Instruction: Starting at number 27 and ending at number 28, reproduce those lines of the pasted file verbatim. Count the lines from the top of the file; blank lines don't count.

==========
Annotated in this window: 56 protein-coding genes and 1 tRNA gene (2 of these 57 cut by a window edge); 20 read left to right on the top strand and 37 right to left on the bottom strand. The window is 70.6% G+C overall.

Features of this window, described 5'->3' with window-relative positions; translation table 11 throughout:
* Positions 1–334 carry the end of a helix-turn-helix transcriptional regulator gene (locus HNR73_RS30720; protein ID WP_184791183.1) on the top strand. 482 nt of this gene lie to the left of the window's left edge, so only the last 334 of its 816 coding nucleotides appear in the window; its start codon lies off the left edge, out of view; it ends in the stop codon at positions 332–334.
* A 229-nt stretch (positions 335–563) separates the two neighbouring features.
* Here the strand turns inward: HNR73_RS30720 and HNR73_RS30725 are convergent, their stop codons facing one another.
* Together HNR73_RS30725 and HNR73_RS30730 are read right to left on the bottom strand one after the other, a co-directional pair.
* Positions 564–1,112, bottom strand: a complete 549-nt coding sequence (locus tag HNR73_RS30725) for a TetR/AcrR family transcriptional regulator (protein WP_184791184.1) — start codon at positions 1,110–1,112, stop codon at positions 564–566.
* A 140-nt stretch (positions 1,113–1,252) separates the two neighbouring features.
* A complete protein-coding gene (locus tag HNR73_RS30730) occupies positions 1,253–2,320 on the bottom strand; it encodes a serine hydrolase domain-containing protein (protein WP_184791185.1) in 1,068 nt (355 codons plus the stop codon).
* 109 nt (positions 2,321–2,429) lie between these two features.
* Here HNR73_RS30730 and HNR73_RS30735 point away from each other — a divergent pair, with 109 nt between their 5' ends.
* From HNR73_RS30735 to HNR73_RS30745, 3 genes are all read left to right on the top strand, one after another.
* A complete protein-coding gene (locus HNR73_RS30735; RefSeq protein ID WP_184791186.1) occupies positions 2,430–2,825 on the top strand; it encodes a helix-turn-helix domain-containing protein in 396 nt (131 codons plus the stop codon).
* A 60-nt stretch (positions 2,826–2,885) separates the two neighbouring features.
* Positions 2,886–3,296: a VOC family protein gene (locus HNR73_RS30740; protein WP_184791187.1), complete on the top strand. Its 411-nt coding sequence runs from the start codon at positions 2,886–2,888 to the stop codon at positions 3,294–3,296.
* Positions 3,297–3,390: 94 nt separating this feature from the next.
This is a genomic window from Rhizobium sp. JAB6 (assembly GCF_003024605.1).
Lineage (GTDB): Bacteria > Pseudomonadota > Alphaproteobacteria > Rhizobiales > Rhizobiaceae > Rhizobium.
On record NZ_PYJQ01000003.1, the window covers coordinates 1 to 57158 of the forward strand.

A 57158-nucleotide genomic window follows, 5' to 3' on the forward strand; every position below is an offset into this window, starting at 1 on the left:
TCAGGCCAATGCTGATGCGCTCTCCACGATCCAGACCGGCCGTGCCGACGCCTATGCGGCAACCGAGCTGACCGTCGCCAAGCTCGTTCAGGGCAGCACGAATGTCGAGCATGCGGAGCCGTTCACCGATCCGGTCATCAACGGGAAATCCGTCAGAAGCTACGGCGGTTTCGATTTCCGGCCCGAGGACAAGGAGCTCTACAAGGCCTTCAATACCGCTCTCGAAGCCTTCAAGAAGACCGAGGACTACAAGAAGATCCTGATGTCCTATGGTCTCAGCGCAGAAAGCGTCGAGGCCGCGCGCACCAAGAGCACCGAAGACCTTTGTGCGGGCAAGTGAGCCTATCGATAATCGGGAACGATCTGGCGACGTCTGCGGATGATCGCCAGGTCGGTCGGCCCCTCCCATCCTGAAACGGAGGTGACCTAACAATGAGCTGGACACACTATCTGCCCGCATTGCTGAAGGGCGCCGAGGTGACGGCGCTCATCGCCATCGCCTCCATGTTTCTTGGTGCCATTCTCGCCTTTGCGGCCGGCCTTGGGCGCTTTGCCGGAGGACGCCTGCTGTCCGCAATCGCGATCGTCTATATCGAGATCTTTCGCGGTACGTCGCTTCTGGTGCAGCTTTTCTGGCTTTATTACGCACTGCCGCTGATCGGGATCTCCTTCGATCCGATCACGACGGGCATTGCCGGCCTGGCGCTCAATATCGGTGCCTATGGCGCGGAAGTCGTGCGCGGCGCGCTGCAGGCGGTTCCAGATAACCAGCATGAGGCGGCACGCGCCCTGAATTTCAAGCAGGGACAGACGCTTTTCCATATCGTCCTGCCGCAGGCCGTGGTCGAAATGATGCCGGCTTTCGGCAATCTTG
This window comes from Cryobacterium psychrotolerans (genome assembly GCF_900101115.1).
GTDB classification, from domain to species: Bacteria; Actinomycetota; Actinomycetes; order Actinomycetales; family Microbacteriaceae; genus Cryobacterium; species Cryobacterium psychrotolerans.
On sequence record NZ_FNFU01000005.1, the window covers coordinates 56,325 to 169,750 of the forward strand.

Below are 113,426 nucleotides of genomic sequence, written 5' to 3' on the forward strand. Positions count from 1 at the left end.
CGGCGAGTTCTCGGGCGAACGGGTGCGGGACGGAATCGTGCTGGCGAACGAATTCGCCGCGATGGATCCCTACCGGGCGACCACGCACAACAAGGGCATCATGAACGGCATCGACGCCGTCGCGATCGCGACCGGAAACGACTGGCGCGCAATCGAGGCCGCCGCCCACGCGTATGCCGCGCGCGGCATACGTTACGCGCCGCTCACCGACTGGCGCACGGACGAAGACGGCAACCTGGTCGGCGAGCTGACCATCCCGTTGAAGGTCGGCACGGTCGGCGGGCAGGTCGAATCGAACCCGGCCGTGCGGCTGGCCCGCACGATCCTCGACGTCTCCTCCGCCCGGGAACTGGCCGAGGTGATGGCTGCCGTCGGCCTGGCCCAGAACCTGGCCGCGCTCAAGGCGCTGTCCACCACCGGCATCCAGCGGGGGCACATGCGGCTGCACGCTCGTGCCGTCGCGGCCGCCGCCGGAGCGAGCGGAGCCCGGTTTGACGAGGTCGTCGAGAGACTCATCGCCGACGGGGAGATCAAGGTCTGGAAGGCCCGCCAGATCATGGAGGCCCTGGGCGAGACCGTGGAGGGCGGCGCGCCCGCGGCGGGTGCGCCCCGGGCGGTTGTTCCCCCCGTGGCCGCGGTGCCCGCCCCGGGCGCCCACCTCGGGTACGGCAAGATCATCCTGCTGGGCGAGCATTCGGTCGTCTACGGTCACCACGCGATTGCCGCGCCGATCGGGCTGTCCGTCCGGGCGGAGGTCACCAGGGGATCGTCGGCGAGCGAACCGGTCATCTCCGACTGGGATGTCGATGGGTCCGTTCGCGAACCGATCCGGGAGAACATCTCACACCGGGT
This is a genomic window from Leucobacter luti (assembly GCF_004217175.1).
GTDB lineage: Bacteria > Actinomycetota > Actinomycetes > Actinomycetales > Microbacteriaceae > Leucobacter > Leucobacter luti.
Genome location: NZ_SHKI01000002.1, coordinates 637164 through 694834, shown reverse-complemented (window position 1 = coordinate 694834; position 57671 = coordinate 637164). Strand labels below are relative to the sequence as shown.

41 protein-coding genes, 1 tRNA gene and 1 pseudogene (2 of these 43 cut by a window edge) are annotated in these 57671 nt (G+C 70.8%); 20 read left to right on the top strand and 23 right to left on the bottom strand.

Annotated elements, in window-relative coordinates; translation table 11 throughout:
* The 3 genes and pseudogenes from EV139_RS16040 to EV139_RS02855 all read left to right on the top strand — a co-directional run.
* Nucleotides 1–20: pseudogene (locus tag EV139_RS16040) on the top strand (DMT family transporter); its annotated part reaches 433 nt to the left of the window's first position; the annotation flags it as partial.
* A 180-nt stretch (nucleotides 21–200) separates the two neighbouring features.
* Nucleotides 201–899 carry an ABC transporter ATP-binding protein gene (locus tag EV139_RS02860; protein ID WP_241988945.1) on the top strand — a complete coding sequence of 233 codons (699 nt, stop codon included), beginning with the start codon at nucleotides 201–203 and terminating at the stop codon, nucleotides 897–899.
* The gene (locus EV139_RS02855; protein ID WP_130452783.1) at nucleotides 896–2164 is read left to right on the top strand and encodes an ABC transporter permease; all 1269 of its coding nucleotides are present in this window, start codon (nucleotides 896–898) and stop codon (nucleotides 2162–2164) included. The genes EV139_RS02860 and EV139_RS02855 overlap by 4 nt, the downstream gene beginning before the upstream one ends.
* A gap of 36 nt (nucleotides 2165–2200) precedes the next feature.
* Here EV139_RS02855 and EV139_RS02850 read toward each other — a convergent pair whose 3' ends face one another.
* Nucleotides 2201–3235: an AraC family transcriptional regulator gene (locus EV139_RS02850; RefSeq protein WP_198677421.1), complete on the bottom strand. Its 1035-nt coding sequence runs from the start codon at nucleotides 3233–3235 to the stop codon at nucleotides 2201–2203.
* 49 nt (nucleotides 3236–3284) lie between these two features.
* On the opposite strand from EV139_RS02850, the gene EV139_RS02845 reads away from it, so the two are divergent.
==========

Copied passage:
This is a genomic window from Leucobacter luti (assembly GCF_004217175.1).
GTDB lineage: Bacteria > Actinomycetota > Actinomycetes > Actinomycetales > Microbacteriaceae > Leucobacter > Leucobacter luti.